• Shakespeare wrote about love over and over and over again. (Anthony Trollope, by the way, wrote forty-seven novels and said he tried to write one without a love interest in it but had to change his mind part-way through: It just wasn't working.) The Bard saw that there is nothing funnier than love-at-first-sight (Romeo, Claudio, Lucentio, Berowne, and many many others), that there is nothing more moving than a man and a woman recognizing they must be together, nothing more ludicrous than a cuckold (best shown in The Merry Wives of Windsor). And nothing more, well, tragic than love spurned--or disgraced.
  • Hawthorne's story "Young Goodman Brown" charts the dark story of a young man who cannot forgive once he discovers that the people in his life are sinners. And do you remember the grim final sentence?
    • And when he had lived long, and was borne to his grave, a hoary corpse, followed by Faith, an aged woman, and children and grand-children, a goodly procession, besides neighbors, not a few, they carved no hopeful verse upon his tombstone; for his dying hour was gloom.
  • I think Shakespeare knew this long before. No forgiveness, an embittered heart. Forever.
All right ... now here's something you probably didn't expect. We saw The Winter's Tale on Saturday afternoon. On Saturday evening we walked down the street to the little local movie theater and saw Minions!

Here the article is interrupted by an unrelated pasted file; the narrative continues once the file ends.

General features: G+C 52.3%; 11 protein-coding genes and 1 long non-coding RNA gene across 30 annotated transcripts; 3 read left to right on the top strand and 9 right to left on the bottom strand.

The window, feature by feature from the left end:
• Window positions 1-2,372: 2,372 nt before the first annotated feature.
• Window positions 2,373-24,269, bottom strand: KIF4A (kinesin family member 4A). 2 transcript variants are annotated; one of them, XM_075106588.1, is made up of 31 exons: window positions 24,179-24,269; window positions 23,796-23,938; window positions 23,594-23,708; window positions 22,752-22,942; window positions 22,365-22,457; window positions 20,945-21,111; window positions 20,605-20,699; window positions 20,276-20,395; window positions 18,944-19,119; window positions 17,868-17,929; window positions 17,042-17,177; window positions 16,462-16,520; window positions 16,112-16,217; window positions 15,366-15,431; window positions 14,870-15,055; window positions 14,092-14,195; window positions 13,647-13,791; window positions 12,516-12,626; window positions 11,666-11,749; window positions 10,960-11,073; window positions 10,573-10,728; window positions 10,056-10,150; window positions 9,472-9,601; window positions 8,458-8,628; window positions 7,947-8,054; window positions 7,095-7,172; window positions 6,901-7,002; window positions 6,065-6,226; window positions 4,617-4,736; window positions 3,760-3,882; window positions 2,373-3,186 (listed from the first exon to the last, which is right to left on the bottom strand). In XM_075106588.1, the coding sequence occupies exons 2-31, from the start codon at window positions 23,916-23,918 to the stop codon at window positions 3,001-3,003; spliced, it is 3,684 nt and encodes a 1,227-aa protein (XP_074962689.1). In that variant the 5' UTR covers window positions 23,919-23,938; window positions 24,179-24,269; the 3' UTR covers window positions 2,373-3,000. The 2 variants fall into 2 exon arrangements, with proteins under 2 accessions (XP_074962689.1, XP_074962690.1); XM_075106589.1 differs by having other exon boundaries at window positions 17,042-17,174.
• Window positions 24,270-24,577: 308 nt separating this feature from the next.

More about that later this week ...



Wednesday, July 29, 2015

Back from the Bard, 3



Joyce and I saw The Winter's Tale at the American Shakespeare Center in Staunton, Va., last Saturday afternoon ...

Let's admit this right away: The Bard can give us problems--and I'm not talking here now about unfamiliar vocabulary and Elizabethan customs and the like. I'm talking about what happens in his plays. Sometimes, it can, well, require a lot of us.

Like Hamlet's encounter with the pirates. That's a stretch. And (in the comedies) the stunning failure of characters to notice that other characters are pretending to be someone/something else. Like those cross-gender transformations in, oh, As You Like It and Twelfth Night. C'mon now--how dumb do you have to be not to recognize that "Ganymede" in As You Like It is actually the amazing Rosalind!?

Okay. There are those sorts of problems. But there are others that can be deeply disturbing. In my memoir about my teaching career (Schoolboy, 2012--available on your Kindle app from Amazon) I tell briefly about an experience I had teaching Much Ado About Nothing to eighth graders back in the 1990s.